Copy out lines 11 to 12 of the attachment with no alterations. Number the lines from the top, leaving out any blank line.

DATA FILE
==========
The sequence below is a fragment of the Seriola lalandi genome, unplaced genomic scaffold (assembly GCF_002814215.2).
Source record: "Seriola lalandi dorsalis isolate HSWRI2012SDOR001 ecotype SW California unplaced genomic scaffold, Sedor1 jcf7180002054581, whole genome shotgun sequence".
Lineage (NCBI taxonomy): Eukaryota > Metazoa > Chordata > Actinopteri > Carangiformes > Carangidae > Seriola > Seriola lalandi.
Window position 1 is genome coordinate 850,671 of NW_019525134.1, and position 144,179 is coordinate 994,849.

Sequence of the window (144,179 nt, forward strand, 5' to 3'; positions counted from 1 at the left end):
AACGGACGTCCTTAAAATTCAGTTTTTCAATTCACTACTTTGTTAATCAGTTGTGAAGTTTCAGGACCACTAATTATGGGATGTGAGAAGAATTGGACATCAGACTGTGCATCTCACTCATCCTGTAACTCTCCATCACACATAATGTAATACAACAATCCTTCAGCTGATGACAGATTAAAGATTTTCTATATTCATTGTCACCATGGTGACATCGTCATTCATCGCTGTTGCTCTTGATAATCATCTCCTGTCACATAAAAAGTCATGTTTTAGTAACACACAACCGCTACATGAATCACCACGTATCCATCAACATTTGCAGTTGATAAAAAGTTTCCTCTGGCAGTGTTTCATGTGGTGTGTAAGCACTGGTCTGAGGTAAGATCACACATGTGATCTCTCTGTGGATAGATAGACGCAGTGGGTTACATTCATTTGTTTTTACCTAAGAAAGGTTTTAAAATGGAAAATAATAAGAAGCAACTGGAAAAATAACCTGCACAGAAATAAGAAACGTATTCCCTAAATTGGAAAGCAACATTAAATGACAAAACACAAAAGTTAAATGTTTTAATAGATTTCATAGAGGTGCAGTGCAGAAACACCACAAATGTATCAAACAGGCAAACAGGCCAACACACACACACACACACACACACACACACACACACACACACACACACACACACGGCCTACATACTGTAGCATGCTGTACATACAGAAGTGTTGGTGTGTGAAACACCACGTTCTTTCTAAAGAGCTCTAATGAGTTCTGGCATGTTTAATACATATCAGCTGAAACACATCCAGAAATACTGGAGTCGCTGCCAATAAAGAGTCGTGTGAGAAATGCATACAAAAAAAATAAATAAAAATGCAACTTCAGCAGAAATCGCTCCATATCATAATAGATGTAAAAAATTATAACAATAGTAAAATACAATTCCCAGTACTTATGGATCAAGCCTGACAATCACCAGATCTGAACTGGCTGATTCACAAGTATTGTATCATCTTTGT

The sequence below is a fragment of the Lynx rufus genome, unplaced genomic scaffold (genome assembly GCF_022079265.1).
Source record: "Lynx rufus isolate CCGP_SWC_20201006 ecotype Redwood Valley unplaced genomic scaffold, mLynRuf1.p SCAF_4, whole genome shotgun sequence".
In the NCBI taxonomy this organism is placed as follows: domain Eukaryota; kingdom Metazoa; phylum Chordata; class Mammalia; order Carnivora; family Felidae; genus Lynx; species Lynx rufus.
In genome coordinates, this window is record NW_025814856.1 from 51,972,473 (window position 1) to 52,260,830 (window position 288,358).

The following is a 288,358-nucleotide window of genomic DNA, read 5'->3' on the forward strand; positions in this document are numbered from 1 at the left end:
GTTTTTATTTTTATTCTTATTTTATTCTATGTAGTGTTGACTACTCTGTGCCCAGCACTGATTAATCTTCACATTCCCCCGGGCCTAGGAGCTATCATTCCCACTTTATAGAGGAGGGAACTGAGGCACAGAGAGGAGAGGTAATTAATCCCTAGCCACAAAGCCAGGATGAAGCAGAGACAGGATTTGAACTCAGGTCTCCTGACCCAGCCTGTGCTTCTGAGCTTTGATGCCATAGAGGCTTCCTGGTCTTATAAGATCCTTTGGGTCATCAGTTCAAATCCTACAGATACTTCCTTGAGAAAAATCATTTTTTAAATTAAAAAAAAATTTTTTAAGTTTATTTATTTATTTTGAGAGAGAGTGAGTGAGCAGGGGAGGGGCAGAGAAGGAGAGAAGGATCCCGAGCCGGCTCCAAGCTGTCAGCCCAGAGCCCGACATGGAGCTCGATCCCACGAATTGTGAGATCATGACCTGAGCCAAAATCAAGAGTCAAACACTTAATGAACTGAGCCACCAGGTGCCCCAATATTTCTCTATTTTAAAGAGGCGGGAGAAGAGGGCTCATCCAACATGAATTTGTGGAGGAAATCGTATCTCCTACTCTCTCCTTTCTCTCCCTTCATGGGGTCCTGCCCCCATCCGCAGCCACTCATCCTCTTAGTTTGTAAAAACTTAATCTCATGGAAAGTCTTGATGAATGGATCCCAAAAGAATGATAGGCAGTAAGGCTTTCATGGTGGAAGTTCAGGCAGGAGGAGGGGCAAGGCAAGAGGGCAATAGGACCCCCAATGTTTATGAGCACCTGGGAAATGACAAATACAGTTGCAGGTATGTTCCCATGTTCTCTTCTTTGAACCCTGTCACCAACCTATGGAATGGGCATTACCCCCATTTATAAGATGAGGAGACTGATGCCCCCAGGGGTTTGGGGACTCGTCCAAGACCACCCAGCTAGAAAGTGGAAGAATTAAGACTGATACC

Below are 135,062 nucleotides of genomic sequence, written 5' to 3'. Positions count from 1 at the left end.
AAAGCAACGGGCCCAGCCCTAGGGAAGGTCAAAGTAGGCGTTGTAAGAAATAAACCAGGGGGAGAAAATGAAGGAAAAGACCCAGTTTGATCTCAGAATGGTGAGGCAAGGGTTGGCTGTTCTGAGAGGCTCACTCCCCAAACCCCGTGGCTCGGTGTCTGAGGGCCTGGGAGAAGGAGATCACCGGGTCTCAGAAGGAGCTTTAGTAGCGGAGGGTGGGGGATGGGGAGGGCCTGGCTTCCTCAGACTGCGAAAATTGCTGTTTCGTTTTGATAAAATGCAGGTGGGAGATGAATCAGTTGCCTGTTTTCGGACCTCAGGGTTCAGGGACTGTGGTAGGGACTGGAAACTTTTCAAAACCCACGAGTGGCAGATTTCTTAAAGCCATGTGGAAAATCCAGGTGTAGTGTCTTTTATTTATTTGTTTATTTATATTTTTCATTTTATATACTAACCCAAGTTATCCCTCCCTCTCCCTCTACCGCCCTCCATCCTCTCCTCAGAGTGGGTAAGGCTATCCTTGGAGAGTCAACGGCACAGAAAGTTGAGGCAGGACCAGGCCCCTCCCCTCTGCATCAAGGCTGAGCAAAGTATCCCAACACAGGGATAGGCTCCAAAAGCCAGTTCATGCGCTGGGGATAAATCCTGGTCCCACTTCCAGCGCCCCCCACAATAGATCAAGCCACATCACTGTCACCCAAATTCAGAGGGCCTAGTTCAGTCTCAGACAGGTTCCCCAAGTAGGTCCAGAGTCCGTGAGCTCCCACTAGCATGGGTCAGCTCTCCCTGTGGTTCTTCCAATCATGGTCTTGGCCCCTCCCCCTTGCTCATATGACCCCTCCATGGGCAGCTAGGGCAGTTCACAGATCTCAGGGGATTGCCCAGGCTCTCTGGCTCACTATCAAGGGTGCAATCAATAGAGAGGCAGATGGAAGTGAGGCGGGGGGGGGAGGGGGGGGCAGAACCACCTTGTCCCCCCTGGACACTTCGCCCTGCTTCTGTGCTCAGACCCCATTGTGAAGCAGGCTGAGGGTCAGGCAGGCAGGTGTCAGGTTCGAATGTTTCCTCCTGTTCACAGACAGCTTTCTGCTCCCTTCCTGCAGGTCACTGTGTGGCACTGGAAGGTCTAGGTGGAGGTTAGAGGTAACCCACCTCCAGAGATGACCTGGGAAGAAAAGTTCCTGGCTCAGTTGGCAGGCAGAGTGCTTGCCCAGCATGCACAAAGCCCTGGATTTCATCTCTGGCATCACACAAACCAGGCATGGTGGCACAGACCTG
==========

The following is a 288,358-nucleotide window of genomic DNA, read 5'->3' on the forward strand; positions in this document are numbered from 1 at the left end:
GTTTTTATTTTTATTCTTATTTTATTCTATGTAGTGTTGACTACTCTGTGCCCAGCACTGATTAATCTTCACATTCCCCCGGGCCTAGGAGCTATCATTCCCACTTTATAGAGGAGGGAACTGAGGCACAGAGAGGAGAGGTAATTAATCCCTAGCCACAAAGCCAGGATGAAGCAGAGACAGGATTTGAACTCAGGTCTCCTGACCCAGCCTGTGCTTCTGAGCTTTGATGCCATAGAGGCTTCCTGGTCTTATAAGATCCTTTGGGTCATCAGTTCAAATCCTACAGATACTTCCTTGAGAAAAATCATTTTTTAAATTAAAAAAAAATTTTTTAAGTTTATTTATTTATTTTGAGAGAGAGTGAGTGAGCAGGGGAGGGGCAGAGAAGGAGAGAAGGATCCCGAGCCGGCTCCAAGCTGTCAGCCCAGAGCCCGACATGGAGCTCGATCCCACGAATTGTGAGATCATGACCTGAGCCAAAATCAAGAGTCAAACACTTAATGAACTGAGCCACCAGGTGCCCCAATATTTCTCTATTTTAAAGAGGCGGGAGAAGAGGGCTCATCCAACATGAATTTGTGGAGGAAATCGTATCTCCTACTCTCTCCTTTCTCTCCCTTCATGGGGTCCTGCCCCCATCCGCAGCCACTCATCCTCTTAGTTTGTAAAAACTTAATCTCATGGAAAGTCTTGATGAATGGATCCCAAAAGAATGATAGGCAGTAAGGCTTTCATGGTGGAAGTTCAGGCAGGAGGAGGGGCAAGGCAAGAGGGCAATAGGACCCCCAATGTTTATGAGCACCTGGGAAATGACAAATACAGTTGCAGGTATGTTCCCATGTTCTCTTCTTTGAACCCTGTCACCAACCTATGGAATGGGCATTACCCCCATTTATAAGATGAGGAGACTGATGCCCCCAGGGGTTTGGGGACTCGTCCAAGACCACCCAGCTAGAAAGTGGAAGAATTAAGACTGATACC